Snow keeps plugging my lawnmower.

I’m sure you can guess what happened last night.  That which should not be named came down again and it’s been seen on and off all day.  Thankfully it’s been confined to the higher elevations but I suspect tonight we will lose the magnolias to even stronger cold.  Spring is on the calendar though, and after an explosion of growth last weekend this cooler weather has brought things back down to a more considerate rate.

daffodils and hyacinths  spring bulbs

Daffodil ‘Golden Echo’, white hyacinths, and a winter-burned variegated boxwood make for an unusually (for my garden) subtle combination.

Please excuse the photography this week, my camera is on vacation to sunny and warm Florida and I had to resort to the lens on my phone.  To be honest they’re not much worse than what I normally take, it’s just I don’t have as many to chose from with the phone, so you get what you get.  I wanted to post a few anyway, the corydalis are flowering and even if the pictures are blurry and overexposed I’ll still enjoy looking back on them when everything’s gray next winter 🙂

corydalis George Baker

Corydalis ‘George Baker’ still looking good in spite of downpour, heat, cold, and frost.  This clump is overdue for division and thanks to Facebook and trading I’m pleased to say I know exactly what to do with all the extras!

A newer to me corydalis is ‘Harkov’ which has a dusky purple color which I’m not terribly crazy about yet.  It will be a nice contrast to the pinks and reds but I’m still holding out for a darker, clearer purple before I let out that sigh of ooh-la-lah.  (is it just me who does these things?)

corydalis solida harkov

Corydalis solida ‘Harkov’.  Nice enough, but maybe too subtle for me.

To its credit ‘Harkov’ does have decent sized bloom heads and seems to be growing fine, but the color reminds me of a previously poo-pooed bunch of what I bought as straight corydalis solida.  The species has been a bit of a weak grower for me with small blooms and a color I first thought of as washed out, but this year I kind of like it.  I kind of like all my corydalis this spring and maybe it would be a good idea to get many more.  This patch could easily use some white blooming friends, no?

corydalis solida

Corydalis solida in need of companion colors.  Maybe a few of the native white blooming dicentra Canadensis (squirrel corn) would fit the bill.

The corydalis are such an easy grower, anywhere they can rest in peace during their summer dormancy seems to suit them just fine (although they are said to prefer a woodland setting).  Another easy grower which I’ve really taken a liking to are these multiflowering ‘Anastacia’ hyacinths.  They get transplanted and divided frequently as I accidentally dig up the bulbs, but other than that nothing much gets done.  I suspect the summer dryness of this bed goes a long way in keeping them happy.

blue multiflowering hyacinth anastacia

‘Anastacia’ is from a strain of Dutch hyacinth which naturally produce multiple, looser flowerheads than the big fat, single stalk Dutch hyacinths one typically sees.  The color is great, but the dark stems seal the deal for me.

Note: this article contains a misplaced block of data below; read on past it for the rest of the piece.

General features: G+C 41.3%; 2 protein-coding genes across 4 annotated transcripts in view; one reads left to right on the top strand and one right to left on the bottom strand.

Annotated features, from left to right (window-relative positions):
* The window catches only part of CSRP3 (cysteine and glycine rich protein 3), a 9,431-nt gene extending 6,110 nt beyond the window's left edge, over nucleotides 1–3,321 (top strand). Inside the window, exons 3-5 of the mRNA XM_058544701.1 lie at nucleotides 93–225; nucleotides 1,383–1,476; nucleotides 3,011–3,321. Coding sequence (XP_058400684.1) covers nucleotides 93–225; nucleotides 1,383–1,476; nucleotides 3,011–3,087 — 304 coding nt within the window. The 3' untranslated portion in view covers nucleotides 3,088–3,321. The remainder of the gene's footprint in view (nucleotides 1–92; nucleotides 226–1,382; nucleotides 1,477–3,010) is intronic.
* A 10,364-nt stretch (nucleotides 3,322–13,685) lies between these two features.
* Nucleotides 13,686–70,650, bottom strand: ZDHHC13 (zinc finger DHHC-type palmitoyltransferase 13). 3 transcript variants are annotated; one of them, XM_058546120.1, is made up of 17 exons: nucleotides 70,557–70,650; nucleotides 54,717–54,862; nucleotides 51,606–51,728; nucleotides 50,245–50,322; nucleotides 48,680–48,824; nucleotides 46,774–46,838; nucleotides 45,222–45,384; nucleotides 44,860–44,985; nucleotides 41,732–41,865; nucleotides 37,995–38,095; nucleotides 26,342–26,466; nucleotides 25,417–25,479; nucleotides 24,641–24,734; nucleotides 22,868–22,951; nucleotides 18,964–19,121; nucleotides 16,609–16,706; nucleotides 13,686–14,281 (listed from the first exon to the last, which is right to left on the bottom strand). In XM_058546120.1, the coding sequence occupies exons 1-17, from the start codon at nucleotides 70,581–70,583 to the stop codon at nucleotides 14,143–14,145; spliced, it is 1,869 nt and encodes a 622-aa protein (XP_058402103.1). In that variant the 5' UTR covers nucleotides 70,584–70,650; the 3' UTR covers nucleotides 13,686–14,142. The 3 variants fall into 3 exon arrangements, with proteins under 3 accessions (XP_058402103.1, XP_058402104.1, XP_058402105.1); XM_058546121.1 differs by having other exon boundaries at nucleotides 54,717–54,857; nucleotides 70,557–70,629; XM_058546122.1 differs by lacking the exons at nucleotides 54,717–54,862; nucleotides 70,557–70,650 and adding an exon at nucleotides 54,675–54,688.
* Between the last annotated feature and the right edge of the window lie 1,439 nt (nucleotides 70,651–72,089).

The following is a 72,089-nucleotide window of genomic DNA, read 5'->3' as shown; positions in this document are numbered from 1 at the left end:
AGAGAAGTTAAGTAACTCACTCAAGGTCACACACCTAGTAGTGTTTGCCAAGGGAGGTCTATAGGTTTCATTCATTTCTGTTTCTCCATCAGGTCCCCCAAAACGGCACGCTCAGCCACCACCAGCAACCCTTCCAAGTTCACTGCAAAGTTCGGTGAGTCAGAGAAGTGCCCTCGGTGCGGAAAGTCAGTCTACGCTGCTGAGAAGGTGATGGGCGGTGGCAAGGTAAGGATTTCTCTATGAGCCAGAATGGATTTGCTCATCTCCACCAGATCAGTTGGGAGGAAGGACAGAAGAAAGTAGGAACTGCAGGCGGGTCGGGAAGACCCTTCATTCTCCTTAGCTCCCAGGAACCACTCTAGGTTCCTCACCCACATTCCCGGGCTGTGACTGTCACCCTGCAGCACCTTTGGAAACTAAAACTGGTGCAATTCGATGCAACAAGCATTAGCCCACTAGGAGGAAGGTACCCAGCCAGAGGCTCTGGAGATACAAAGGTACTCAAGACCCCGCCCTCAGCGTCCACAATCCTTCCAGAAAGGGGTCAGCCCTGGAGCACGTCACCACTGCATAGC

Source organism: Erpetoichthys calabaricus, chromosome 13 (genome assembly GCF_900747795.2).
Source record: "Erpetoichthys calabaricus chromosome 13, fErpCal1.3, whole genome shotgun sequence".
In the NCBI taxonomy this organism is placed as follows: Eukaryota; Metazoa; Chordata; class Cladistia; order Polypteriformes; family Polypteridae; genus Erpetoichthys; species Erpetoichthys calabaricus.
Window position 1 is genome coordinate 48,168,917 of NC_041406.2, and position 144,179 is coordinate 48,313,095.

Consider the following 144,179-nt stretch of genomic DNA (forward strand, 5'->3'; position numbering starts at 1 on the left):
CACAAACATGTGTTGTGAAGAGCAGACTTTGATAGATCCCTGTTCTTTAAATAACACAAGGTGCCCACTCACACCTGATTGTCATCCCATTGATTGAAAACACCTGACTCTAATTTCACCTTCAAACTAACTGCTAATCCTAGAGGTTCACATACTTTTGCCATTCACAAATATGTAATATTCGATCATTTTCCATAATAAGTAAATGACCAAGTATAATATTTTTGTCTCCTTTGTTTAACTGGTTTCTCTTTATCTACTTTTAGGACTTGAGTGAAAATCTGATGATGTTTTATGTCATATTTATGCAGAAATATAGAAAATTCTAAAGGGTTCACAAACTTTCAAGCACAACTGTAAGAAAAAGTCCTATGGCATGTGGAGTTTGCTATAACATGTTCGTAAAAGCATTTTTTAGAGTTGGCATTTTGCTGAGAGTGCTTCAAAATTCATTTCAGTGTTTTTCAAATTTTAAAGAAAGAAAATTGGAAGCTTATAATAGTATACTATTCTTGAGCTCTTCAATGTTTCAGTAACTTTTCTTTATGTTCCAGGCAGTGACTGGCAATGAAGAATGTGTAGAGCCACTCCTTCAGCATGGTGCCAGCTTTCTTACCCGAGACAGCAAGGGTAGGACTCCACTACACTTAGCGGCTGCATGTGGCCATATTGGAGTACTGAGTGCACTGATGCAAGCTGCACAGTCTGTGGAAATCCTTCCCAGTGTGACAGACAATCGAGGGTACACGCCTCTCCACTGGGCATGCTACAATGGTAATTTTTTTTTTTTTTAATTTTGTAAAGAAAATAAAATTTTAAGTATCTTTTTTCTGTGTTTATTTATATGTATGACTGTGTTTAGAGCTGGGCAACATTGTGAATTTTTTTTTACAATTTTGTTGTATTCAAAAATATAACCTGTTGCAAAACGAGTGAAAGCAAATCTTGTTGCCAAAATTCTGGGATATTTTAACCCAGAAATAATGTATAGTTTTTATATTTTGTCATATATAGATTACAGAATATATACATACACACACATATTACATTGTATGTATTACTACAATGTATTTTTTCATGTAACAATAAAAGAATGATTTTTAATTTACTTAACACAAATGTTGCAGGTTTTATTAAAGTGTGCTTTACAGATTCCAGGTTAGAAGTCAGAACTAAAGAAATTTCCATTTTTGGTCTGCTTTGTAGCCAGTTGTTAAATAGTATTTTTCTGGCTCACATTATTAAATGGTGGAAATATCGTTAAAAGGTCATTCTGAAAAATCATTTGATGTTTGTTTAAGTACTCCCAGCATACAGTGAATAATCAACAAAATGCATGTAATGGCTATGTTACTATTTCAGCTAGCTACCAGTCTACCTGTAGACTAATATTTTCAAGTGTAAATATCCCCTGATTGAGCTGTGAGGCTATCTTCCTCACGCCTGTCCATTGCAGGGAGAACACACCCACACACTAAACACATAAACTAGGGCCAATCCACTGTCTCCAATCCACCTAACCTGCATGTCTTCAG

I like how the hyacinths combine with the blue fescue.  Just recently I was considering evicting the fescue completely, but this week I’ve flip-flopped, and might just divide it all up and put an even wider border of it all along this bed!

blue hyacinth anastacia

Blue hyacinths with a pair of ready-to-divide fescue clumps.  I see dozens of divisions here, enough to fill in a whole new edging scheme!

There’s plenty more going on in the garden, but between work, baseball games, dance and spring cleanup (and all those garden strolls) I don’t get on the computer as much as I’d like or snap as many garden pictures as I should.  Posting and keeping up with the other blogs which I enjoy will have to wait, but I’m sure any gardener will understand.  Muddy and tired are the sign of the season!

narcissus feu de joi daffodil

The early narcissus are starting.  This old double (pre 1927) is narcissus ‘Feu de Joie’.

So I’ll keep plodding along.  Hopefully the snow will leave for the season, the lawn will dry out enough to mow, and the gardener will have a good weekend.  Scratch that.  It’s April and I know I’ll have a good weekend.  Hopefully you will as well!

39 comments on “Snow keeps plugging my lawnmower.

  1. Looking good! We had some unmentionable today, too. Corydalis are just thinking about blooming here. As I always my garden is behind yours.

    • bittster says:

      Your garden is so much colder than mine. I know this because I can just click on your weather station and immediately know for sure how smug I should feel!
      Do you have corydalis? I forgot.

  2. P says:

    Bittster, if you plant a yellow item alongside the purple corydalis it will intensify the color. Maybe some Tete a Tete daffs?

    • bittster says:

      I’ll try that Paula. It’s an interesting color but gets slightly lost in the leaf mulch. Maybe a different spot wouldn’t be the worst idea either, but it seems to be settling in nicely so until it multiplies some more….
      I do have some Tete a Tete which need dividing.

  3. Cathy says:

    Love the title of this post! I really like that purple Corydalis… similar to the wild Corydalis cava that grows around here on damp ground near the river but comes in shades of pinky purple too, and creamy yellow/white. More Corydalis can only be good! Have a great weekend!

    • bittster says:

      Hope your weekend was nice as well!
      I think I found a source for the c. cava. I’ve been avoiding everything other than solida because I thought they were either difficult or weedy. I’ll have my stinzenplanzen before you know it!

  4. Pauline says:

    I feel for you, it must be so frustrating to have yet more of the white stuff. I do hope your magnolia survives the low temperatures. Love all your corydalis, they are such lovely colours.

    • bittster says:

      Thanks Pauline! The magnolias were fine overnight yet some lily seedlings did not fare well. I can’t figure it out….